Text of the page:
There are multiple text-to-speech implementations/services today that are capable of producing natural-sounding speech audio from written text. The three best known examples of TTS services are Amazon Polly, Google Cloud Text-to-Speech, and Microsoft Azure Speech Service.

The cool feature of TTS services is support for SSML (Speech Synthesis Markup Language)—an XML-based language that allows you to control various aspects of speech such as volume, pitch, rate, and, most interestingly, pronunciation.

Customizing pronunciation with SSML

In SSML, you can customize the pronunciation of a word in the audio response using the <phoneme> tag. Here's an example of SSML that changes/overrides the pronunciation of the word "potatoes" by explicitly providing the phonetic transcription:

<?xml version="1.0"?>
<speak xmlns="http://www.w3.org/2001/10/synthesis" xml:lang="en-GB">
She's growing carrots and <phoneme alphabet="ipa"
ph="ˈblɑː">potatoes</phoneme> in her garden this year.

Depending on the TTS implementation, the pronunciation strings in SSML can use different alphabets which may also be usually language-specific. The universal standard for phonetic transcription is the International Phonetic Alphabet (IPA), supported by many TTS services.

IPA, the lingua franca of phonetics

In the SSML example above, the custom pronunciation is provided using the International Phonetic Alphabet (IPA)—the standardized system of phonetic notation created by the International Phonetic Association.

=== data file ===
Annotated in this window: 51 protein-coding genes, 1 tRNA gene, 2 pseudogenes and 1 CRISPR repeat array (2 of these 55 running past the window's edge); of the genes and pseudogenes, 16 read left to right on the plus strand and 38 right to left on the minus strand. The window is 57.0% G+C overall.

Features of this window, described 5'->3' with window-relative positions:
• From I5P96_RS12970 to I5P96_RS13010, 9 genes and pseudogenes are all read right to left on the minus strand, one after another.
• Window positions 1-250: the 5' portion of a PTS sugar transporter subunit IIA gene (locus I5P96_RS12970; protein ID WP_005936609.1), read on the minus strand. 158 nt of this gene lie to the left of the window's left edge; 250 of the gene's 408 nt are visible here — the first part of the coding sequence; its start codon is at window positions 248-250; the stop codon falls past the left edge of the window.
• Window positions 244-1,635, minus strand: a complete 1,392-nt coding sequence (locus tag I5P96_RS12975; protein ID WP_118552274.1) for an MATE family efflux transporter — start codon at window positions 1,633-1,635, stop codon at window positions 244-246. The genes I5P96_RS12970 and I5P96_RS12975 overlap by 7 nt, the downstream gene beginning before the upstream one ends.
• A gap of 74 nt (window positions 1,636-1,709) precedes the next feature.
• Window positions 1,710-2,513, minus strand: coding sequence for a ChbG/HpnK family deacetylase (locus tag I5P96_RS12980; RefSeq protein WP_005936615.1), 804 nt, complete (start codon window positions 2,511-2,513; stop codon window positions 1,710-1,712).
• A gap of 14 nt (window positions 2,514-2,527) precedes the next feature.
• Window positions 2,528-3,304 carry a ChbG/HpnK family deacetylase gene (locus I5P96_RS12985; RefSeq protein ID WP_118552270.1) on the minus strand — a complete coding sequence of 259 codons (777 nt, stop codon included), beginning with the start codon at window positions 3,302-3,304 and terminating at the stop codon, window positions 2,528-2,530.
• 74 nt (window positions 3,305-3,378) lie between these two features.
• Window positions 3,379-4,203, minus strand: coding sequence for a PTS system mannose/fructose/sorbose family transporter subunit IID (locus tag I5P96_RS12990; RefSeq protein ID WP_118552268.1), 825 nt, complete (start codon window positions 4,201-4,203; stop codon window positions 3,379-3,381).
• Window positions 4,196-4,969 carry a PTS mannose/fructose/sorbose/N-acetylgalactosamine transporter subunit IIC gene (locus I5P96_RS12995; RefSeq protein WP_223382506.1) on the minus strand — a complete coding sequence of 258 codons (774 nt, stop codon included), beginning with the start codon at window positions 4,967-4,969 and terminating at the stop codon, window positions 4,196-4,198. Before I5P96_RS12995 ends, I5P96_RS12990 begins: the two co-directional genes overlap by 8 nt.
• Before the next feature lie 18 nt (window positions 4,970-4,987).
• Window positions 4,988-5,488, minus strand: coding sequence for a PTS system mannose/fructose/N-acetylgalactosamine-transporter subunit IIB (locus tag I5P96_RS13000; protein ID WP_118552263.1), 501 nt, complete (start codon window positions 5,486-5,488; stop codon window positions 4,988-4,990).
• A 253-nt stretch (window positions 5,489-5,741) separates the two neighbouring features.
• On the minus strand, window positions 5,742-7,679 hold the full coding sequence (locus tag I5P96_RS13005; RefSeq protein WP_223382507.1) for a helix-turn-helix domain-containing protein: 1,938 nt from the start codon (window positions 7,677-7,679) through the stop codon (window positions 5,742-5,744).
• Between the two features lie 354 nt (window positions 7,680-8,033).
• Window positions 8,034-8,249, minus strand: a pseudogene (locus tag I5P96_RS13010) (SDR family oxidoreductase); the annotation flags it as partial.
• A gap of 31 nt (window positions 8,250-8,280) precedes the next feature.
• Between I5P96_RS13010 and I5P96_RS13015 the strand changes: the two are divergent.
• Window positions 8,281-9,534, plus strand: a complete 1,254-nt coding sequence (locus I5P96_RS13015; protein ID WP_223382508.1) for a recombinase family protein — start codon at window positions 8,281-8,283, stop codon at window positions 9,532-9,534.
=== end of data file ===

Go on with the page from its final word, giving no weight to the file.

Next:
As a written representation of speech sounds, IPA is a very powerful and complex tool used extensively in (computational) linguistics. You can also find IPA transcriptions in the pronunciation section of many dictionaries and linguistics textbooks.


When the pronunciation is provided explicitly as in the SSML above, it doesn't actually matter what text is inside the <phoneme> tag. This means that we're essentially dealing with "IPA-to-speech" rather than "text-to-speech".

Using this feature of speech synthesizers, I've created a simple IPA reader that converts IPA to speech in 42 languages.

Bottom line

By leveraging IPA, a universal phonetic notation, you can achieve a high level of control over SSML's audio output and create tailored audio experiences for a variety of applications.

See also

Made by Anton Vasetenkov.

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